Interview with Peter Faaborg Andersen

Peter Faaborg Andersen
Peter Faaborg Andersen
Global Marketing & Business Development Director-Textile, Leather & Wastewater Solutions

Cotton is the main target fibre for enzymatic solutions
Enzymatic solutions are replacing a number of processes involving chemicals in the textiles industry. Peter Faaborg Andersen, Global Marketing & Business Development Director-Textile, Leather & Wastewater Solutions at Novozymes talks about the enzymatic solution offered by the company in an interview with Fibre2Fashion.

With enzymatic treatments, can the same dyeing, bleaching and bio-polishing treatment be received by textile manufacturers as chemicals?

Enzymatic solutions are an important part of the garment manufacturing tool box. They are able to replace traditional chemicals and save water as well as energy in a number of different textile processing steps. In application areas, enzymes are replacing oil-based chemicals. For bio-polishing, this is an enzymatic solution, which helps reduce fuzz or pills. It thus allows garments to 'stay new' for long. However, garment manufacturers can use different kinds of enzyme solutions and processes with varying degree of cost-efficiency and sustainability benefits. The traditional technology is to use bio-polishing enzymes under acidic conditions in a separate process step. At Novozymes, we have spearheaded the development and introduction of bio-polishing enzymes which works at neutral pH, allowing a more gentle and efficient bio-polishing process. Furthermore, Novozymes has introduced a unique bio-polishing process which allows both bio-polishing and hydrogen peroxide removal directly in the dye-bath. This allows garment manufacturers to ship process steps and to save significant amount of water, energy and processing time. The Novozymes Combipolish process is now recognised as the best practice by leading industry experts. It has won a number of sustainable innovation awards over the last few years, for example from the prestigious Society of Dyers and Colorists.

Which of your products have a high demand in the textiles industry, and in which countries do you see an active adoption of enzymatic treatments?

In terms of geography, we see an increasing adaptation of Novozymes technology across the main textile geographies driven by increasing demand for enzymatic solutions that enable more cost-efficient, sustainable and high-quality garment processing. One example is the proprietary Novozymes Combipolish concept. It allows garment manufacturers to combine bio-polishing and hydrogen peroxide removal directly in the dye-bath. Also, we see increasing demand for our low-temperature processing solutions, e.g. for low-temperature bio-polishing, desizing, denim bleaching, etc. Other examples would be the newly-launched solutions for more gentle denim bleaching, removal of pin holes for woven fabric, and a new solution for more sustainable and cost-efficient towel production.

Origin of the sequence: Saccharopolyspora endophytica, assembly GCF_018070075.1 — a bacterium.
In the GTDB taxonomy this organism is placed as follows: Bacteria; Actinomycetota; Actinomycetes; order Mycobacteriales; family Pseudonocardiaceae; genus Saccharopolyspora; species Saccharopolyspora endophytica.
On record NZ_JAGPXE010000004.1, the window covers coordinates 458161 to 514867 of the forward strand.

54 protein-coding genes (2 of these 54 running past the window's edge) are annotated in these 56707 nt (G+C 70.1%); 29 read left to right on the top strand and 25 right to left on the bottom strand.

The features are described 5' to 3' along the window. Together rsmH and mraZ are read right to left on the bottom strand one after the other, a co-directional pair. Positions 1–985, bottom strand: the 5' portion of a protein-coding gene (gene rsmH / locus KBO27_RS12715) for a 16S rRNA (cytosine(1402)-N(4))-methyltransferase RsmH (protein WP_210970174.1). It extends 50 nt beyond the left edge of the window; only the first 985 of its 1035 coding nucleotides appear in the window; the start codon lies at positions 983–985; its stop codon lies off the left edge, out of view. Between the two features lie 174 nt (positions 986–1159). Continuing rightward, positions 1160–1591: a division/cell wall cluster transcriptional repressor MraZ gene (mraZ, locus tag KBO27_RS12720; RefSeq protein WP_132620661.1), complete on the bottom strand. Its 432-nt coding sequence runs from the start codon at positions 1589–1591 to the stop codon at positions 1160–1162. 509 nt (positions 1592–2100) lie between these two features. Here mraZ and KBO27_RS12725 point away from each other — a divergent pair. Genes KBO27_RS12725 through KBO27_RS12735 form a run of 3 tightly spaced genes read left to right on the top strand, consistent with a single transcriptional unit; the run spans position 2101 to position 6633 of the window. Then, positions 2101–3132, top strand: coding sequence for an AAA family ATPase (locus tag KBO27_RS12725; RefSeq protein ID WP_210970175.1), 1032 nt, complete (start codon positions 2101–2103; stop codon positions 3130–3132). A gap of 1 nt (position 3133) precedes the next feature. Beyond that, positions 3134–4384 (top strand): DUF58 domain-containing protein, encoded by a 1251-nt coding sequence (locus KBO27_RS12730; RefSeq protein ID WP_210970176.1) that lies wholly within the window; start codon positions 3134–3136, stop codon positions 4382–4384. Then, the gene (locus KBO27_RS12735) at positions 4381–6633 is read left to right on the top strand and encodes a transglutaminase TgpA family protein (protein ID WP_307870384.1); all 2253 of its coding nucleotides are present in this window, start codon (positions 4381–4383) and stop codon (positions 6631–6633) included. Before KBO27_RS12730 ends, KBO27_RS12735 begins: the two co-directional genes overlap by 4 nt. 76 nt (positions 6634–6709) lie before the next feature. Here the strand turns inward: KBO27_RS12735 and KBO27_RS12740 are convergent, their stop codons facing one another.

Can enzyme treatments be used for fibres besides cotton? If yes, what kind of treatments and for which fibres?

Cotton is the main target fibre for enzymatic solutions. However, there are applications for other fibre types too. One example is that Novozymes, only recently, launched a new strategic partnership with Lenzing at ITMA in Italy to use the Novozymes bio-polishing technology to enable better pill and fuzz removal on Lenzing's Tencel fibres. The solution is marketed under the join Novozymes or Lenzing trademark 'Tencel Combipolish'. Solutions such as enzymatic desizing and bleach clean-up are also relevant across non-cotton fibres.

What kind of looks can be created using enzymes for denim abrasion and denim finishing?

The enzyme tool-box for denim abrasion and denim finishing offers the possibility to make a wide range of looks catering to specific fashion trends across regions and segments. One traditional example is the use of enzymes to replace pumice stones in denim stone washing. Another example is using laccase enzymes for denim bleaching. Last year, Novozymes introduced a new sustainable bleaching technology that gives fashion designers a new fashion tool-box to play with, and which allows denim processing at room temperature. We call it Denilite Cold. This technology has been very well received, particularly with the growing number of laundries who work with denim and stretch fibre blends. Here, the more gentle bleaching process plays a key role as it prevents fabric damage to stretch fibres.
Published on: 06/01/2016

DISCLAIMER: All views and opinions expressed in this column are solely of the interviewee, and they do not reflect in any way the opinion of Fibre2Fashion.com.

F2F NewsLetter

Subscribe today and get the latest information on Textiles, Fashion, Apparel.

 Fibre2Fashion Monthly Newsletter
 Upcoming Trade fairs & Events Monthly
 F2F Weekly Insights
 Technical Textiles eNews Weekly